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50 GOLBORNE | 1:54 Contemporary African Art Fair, 2019 | Booth B21

3rd - 5th May, 2019

London-based 50 Golborne gallery is delighted to be present at 1:54 Contemporary African Art Fair New York. The gallery will introduce new works by: Ranti Bam, Jakob Dwight, Safaa Erruas, Marie-Claire Messouma Manlanbien and Wura-Natasha Ogunji.

Ranti Bam (born 1982) lives and works between London (UK), Dakar (Senegal) and Lagos (Nigeria). Her work explores the potential of ceramic to express a love of words and metaphor. Her process involves working with clay in its natural unreinforced state, using slip to embellish the surface with colours, patterns, texts and textures. With inspiration drawn from wood, metal and fabric, she combines hand building and throwing, continually deconstructing and abstracting her pieces, creating form through collage. Often an African sensibility of ease, simplicity and light-heartedness pervades her work. Bam received her MA from The Cass Faculty of Art, Architecture and Design. In 2018, she has exhibited at Collect, Saatchi London, art X Lagos and Dakar Biennale OFF, Dakar curated by Bisi Silva and was a resident at CTG(R) in Harare (Zimbabwe) and Moly-Sabata in Sablons (France).

With his abstracted animations, Jakob Dwight seeks the transformative potential of light and space by employing multiple media including painting, digital photography and collage. The American artist was born in 1977. Trained as a painter, he was later drawn to digital software as an opportunity to explore the transformative impact of digital media on painting and the painterly perspective. Inspired by the opiated, meditative quality of the screen-based televisual space, Dwight sees the illuminated image as significant to contemporary sensory culture. Based in New York, Washington and Atlanta, Dwight’s work has been exhibited internationally, including in Amsterdam, Los Angeles, Berlin, Atlanta, Vienna, and New York. He was commissioned by the Seattle Art Museum to create new work for the Disguise: Masks and Global African Art exhibition at UCLA's Fowler Museum, which travelled to the Brooklyn Museum, New York in April 2016. In 2018, he featured in the group exhibition Out of the Whirlwind’s Radiance at 50 Golborne.

Safaa Erruas was born in 1976 in Tetouan, Morocco and graduated from the Institute of Fine Arts in Tetouan in 1998, where she also lives and works. Her work explores ideas of the body and borders through the meditative abstraction of visceral objects. In order to navigate notions of visibility and multiplicity through materiality, the artist often contrasts distinct sensibilities, materials, and textures. Senses of fragility and softness (cotton, paper, skin) can be found in tension with moments of resistance and sharpness (needles,wire, glass). She works generally on large sizes and designs white themed installation leaving light to underline the spaces.

Born in 1990, Marie-Claire Messouma Manlanbien has lived in Paris since leaving Côte d’Ivoire in 2004 during the civil war. In her work, she seeks to juxtapose diverse cultural elements, bringing them together to form new, syncretic pieces with additional layers of meaning. Interested in the complex relationships between notions of a universal popular culture, everyday life, and traditional handmade construction processes, Manlanbien creates physical encounters between industrial and artisanal materials. She is inspired greatly by the traditional practices of the matriarchal Akan society in Côte d’Ivoire, who historically crafted weights in order to value gold. The artist speaks of her intention to create ephemeral, poetic narrations which are in perpetual renewal, resulting in tangible pieces which both ‘witness' and ‘trace’ past diverse cultural histories. She sees her practice as an ongoing development and an exploration into the intersectional positionalities of women, which she represents in part through an experimental approach to the configurations of her works from one exhibition to the next. With each installation she strives to create poetic spaces, each piece manifesting a separate plural identity, representing their myriad cultural influences. Manlanbien defines herself as simultaneously a storyteller of poems and maker of forms.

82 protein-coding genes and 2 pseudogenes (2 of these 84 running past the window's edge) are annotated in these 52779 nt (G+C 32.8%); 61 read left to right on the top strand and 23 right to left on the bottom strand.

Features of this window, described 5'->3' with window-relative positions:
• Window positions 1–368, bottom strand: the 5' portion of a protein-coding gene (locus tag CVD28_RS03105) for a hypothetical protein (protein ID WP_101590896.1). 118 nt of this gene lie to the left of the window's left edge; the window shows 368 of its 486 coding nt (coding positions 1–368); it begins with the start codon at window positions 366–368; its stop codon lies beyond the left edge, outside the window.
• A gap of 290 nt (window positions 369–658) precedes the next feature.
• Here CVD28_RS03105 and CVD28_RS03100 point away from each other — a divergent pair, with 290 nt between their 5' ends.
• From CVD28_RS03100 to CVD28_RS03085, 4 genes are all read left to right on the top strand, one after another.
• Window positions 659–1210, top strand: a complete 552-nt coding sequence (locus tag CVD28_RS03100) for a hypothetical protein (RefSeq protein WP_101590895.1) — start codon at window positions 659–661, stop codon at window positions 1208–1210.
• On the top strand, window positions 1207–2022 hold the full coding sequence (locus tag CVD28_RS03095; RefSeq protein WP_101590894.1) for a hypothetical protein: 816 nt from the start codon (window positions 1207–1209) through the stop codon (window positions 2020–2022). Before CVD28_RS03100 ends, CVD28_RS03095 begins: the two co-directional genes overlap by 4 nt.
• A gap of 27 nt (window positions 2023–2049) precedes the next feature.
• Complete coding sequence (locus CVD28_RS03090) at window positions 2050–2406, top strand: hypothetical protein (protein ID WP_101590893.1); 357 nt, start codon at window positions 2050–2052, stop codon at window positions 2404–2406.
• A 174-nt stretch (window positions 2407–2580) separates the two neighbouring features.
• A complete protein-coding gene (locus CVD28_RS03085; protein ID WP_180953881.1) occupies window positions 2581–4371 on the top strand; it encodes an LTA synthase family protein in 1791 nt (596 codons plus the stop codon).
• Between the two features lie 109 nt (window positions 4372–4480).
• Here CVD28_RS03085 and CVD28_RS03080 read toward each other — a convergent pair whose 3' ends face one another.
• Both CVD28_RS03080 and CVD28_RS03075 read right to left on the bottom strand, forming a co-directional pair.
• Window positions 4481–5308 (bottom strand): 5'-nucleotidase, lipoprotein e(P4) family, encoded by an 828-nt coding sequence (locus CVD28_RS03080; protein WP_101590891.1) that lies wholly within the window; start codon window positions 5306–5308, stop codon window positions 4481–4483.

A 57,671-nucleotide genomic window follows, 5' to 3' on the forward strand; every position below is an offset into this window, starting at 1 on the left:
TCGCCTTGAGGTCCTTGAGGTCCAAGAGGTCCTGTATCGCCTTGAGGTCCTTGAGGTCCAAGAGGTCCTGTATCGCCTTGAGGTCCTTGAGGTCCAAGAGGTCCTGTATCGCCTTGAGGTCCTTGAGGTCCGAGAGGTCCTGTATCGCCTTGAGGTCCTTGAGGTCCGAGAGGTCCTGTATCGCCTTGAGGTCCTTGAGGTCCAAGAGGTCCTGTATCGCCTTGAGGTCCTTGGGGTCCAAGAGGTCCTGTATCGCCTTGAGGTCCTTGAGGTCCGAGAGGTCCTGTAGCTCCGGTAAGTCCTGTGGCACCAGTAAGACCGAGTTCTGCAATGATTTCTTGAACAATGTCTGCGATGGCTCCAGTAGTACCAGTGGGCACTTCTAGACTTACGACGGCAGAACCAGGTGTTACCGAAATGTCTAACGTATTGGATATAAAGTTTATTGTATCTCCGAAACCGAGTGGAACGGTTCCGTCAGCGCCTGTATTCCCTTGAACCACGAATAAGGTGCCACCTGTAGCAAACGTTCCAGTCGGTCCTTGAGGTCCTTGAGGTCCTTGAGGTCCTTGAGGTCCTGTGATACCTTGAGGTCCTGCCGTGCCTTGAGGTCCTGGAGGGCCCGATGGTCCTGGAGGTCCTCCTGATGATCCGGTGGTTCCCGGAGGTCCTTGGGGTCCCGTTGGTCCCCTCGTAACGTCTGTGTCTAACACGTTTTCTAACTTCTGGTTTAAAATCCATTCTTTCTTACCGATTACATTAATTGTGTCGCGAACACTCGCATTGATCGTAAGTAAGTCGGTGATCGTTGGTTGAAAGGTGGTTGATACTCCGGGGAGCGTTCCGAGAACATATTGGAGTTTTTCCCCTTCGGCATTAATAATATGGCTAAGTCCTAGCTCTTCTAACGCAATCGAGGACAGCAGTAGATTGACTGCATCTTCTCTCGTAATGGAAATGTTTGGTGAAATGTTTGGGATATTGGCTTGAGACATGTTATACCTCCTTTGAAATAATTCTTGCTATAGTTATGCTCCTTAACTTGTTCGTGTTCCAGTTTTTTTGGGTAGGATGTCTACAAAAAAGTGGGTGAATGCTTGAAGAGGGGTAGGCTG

Nigerian-American artist Wura-Natasha Ogunji (born 1970) is interested by the relationship between the geographical, architectural and filmic spaces that she also explores in performance and videos and drawings. These former display delicately hand-stitched motifs with loose ink and pencil marks on architectural trace paper. They allude to the sites of disjunctions epitomised by the city of Lagos (Nigeria) - between past and future, the natural and the urban, the caring and the ruthless, Africa and America, grace and chaos, male and female. Ogunji was educated at Stanford University and San Jose State University and has been living in Lagos in the past five years. She is one of the artist-curators selected by Gabriel Pérez-Barreiro Curator of the 2018 Sao Paulo Biennale. Her work was presented in Institutions such as Brooklyn Museum (USA); IFA Gallery, Berlin (Germany), the Kochi-Muziris Biennale, Kerala, India (2017), Spelman College Museum of Fine Art, Atlanta, (2016) Seattle Art Museum (2015), the Louisiana Museum, Denmark; CCA, Lagos, Nigeria (2015) and Mass Gallery, Austin (2014).

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